I am a cultural and historical anthropologist of religion. I am especially interested in the many different histories, cultural practices, and social effects of Christianity. My work uses lenses from women's studies and material studies to trace the interplay of bodies, things, spaces, and words in these social situations.
My first book, Mission Station Christianity (2013), examined the impact of place-making on understandings of Christianity in colonial Southern Africa, including gendered and racial divisions. My current book project has the provisional working title Women and Words in Christianity. It explores the often problematic connection between "women" and "words," and I focus on a case study of the so-called "mission feminists" in early-twentieth-century Norway - a group of women who used new language practices (new ways of speaking, listening, reading, and writing) to advocate for women's greater status in Christian organizations. In the future, I hope to publish more on the question of organized Christianity - that is, how Christianity is "organized" in organizations, including how this locks together changes in knowledge practices with changes in practices of femininity and masculinity.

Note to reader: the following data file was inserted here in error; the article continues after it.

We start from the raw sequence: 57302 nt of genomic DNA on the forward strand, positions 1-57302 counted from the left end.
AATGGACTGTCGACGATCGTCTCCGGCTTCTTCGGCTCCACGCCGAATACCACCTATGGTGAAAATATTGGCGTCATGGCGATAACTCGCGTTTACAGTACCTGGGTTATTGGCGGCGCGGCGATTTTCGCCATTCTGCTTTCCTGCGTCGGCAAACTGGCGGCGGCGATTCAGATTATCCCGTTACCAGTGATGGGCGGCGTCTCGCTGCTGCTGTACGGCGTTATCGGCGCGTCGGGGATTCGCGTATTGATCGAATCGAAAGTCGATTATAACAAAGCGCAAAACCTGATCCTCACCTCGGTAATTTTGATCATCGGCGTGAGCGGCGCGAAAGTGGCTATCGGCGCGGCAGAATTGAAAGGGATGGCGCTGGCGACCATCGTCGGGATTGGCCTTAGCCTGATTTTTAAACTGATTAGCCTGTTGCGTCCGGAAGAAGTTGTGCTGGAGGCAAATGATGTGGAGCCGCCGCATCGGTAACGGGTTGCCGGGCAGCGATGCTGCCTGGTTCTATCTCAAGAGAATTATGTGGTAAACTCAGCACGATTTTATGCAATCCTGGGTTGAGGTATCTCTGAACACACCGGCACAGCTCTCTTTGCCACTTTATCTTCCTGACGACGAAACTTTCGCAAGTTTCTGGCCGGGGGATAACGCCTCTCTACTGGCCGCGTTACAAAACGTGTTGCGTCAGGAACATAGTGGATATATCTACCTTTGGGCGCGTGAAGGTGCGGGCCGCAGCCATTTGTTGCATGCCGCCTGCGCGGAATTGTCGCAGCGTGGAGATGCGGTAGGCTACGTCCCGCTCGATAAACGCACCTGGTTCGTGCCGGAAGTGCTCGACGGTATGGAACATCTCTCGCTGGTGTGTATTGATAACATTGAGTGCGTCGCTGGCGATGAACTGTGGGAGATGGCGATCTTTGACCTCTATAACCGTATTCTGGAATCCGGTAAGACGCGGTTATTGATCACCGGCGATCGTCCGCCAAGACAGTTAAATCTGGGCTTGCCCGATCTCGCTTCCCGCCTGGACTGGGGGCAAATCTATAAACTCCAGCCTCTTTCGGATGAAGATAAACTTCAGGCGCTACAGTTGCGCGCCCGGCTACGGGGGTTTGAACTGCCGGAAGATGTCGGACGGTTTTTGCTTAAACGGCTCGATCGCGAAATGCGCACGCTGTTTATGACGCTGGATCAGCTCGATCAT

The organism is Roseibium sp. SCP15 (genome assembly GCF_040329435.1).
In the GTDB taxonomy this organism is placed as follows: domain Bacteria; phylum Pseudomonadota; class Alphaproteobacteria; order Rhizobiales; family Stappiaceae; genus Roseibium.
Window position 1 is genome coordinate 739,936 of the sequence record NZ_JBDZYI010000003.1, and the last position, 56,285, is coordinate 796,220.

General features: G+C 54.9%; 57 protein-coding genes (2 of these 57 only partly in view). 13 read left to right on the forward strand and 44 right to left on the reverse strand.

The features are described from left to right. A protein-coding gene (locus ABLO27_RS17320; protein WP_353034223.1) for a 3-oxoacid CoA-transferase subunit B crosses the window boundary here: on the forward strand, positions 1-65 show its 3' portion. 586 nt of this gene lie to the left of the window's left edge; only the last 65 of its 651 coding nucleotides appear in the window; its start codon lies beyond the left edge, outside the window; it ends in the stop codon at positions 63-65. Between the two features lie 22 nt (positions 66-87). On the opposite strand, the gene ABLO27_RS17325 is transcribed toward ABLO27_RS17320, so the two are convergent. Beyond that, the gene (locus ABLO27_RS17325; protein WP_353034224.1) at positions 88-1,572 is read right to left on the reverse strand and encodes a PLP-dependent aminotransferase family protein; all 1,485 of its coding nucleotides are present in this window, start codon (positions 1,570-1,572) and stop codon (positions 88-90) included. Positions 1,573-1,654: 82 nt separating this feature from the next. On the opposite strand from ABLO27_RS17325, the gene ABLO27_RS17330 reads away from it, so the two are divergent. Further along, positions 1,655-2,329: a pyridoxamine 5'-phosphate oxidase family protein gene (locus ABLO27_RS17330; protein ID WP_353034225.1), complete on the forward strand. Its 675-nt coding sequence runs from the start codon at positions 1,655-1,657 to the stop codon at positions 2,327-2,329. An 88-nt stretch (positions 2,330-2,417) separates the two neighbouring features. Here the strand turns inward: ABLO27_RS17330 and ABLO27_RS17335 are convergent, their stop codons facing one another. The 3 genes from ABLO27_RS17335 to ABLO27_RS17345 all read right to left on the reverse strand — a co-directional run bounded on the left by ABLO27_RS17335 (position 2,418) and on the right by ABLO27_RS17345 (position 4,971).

I have also begun a new line of research on reading: subject, scholars, students. In addition to coming across reading as an important social practice in my historical research on women, I have become interested in reading as a scholarly method in anthropology, and I have started conducting classroom studies on student reading at university (drawing on the anthropology of learning, and the Scholarship of Teaching and Learning - SOTL).
I teach at the University of Georgia, where my classes include an introductory class on "religions of the world," and upper-level classes on global Christianity, women in Christian history, and women and religion.
If you work on similar research topics, please feel free to get in touch. I can be contacted on twitter @IngieHovland and via email at:
ingiehovland [at] uga [dot] edu